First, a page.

“Nay Monsieur,” replies he, “if you do not chuse it, I do not insist upon it. But at least, you will in Justice have the Goodness to pay me something for the heating of my Iron.”
The Dems’ sequester demands set up a clean CR and debt ceiling extension as a compromise. Happy now, Mr. Speaker?
A recently translated Qumran fragment contains an element of the story of Moses on Mt. Sinai that somehow failed to make it through the redaction process.
And it came to pass after forty days, that Moses descended from the mountain, and spake unto the Children of Israel, saying, “Verily, I bring unto you good news, and I bring also bad news.”
And the Children of Israel spoke with one voice, saying, “Tell unto us the good news first.”
And Moses replied and said, “I got Him down to ten.”
And the Children of Israel said unto Moses, “That is indeed good news. O Moses, is the bad news as bad as the good news is good?”
And the face of Moses was grave as he replied, “Yea, verily.”
And the Children of Israel moaned, and said, “Tell unto us the bad news.”
And Moses wept, saying, “Adultery’s still on the list.”
Bargaining, as Moses discovered, is a process of give and take. One reason the continuing resolution/debt ceiling imbroglio has been so hard to resolve – above and beyond the fundamental institutional insanity of the Republican Party – has been that the Teahadis started out with a list of ridiculous demands, and set the process up so that doing the normal and necessary things required to keep the government functioning counted as a “concession” on their part, which needed, for their honor, to be “balanced” by some concession from the President and the Democrats.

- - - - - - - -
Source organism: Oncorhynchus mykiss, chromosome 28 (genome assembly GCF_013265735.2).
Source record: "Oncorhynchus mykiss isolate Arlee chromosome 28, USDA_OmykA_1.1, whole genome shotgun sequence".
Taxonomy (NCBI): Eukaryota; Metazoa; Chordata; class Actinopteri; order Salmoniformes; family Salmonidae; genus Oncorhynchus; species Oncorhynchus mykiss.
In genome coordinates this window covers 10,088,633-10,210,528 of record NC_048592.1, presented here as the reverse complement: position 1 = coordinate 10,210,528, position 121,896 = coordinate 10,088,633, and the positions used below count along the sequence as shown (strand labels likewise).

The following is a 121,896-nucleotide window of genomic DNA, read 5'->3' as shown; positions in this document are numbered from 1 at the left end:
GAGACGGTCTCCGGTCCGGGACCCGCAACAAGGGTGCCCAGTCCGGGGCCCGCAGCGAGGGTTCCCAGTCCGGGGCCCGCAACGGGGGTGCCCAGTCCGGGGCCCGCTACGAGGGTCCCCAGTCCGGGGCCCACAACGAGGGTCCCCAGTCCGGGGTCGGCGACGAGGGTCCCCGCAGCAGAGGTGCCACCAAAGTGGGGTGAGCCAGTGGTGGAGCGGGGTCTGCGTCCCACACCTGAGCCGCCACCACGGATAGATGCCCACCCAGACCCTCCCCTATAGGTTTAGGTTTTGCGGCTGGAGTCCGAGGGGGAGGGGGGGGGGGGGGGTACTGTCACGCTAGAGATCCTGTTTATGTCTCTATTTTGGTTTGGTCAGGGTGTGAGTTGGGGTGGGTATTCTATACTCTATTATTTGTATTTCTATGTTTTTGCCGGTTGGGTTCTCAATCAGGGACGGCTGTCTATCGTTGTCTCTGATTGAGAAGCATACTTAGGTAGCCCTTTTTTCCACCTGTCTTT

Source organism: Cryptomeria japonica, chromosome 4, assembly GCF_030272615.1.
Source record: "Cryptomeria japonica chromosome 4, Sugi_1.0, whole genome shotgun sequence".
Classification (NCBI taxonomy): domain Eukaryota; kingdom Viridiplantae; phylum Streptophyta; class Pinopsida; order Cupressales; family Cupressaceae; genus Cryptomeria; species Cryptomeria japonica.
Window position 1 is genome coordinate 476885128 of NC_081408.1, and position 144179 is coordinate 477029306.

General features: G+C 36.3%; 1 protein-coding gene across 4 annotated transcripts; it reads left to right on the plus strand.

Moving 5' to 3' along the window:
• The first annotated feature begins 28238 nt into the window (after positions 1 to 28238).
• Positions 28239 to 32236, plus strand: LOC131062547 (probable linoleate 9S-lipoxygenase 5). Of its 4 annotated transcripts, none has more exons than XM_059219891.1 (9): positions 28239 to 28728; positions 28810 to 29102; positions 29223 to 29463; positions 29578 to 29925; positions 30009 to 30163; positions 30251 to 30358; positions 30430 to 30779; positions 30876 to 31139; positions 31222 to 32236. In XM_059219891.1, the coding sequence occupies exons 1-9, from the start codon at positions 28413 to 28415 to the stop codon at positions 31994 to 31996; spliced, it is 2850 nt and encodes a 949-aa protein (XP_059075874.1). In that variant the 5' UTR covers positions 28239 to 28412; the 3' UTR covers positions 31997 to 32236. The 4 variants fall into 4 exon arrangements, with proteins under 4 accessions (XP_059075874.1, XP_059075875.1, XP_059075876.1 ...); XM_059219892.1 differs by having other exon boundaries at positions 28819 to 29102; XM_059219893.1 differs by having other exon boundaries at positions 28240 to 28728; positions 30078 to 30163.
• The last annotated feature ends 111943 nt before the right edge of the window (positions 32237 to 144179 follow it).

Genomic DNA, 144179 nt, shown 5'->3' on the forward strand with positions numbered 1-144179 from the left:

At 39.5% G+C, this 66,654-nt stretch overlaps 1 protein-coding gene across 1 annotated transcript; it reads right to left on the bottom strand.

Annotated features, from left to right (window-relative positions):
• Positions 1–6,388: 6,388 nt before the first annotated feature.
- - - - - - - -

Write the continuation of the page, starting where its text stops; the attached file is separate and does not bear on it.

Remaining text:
“We’re not going to be disrespected,”Stutzman said. “We have to get something out of this. And I donâ€™t know what that even is.”
Of course, it would be wonderful if the poll numbers had really made the Republicans desperate enough to concede something on spending. But in any case, the bargaining range is no longer between the Republicans’ extortion demands and the Democrats’ refusal to pay ransom, in which case a clean CR and debt ceiling extension would count as a complete defeat for the Republicans. Now the bargaining range contains actual concessions by Republicans, which makes the obvious, logical, rational outcome to the whole unnecessary affair a compromise.
No need need to thank us, Mr. Speaker. All part of our service with a smile.
Not my words: the words of a career Republican Congressional budget staffer.
You’re free to disagree with that sentence, but the man who wrote it, Mike Lofgren, was a Republican staffer on Capitol Hill for 28 years, 16 of them working for the Republicans staffs of the House and Senate Budget Committees. He’s not an Obamabot like me, and he presumably knows what he’s talking about.
He also writes: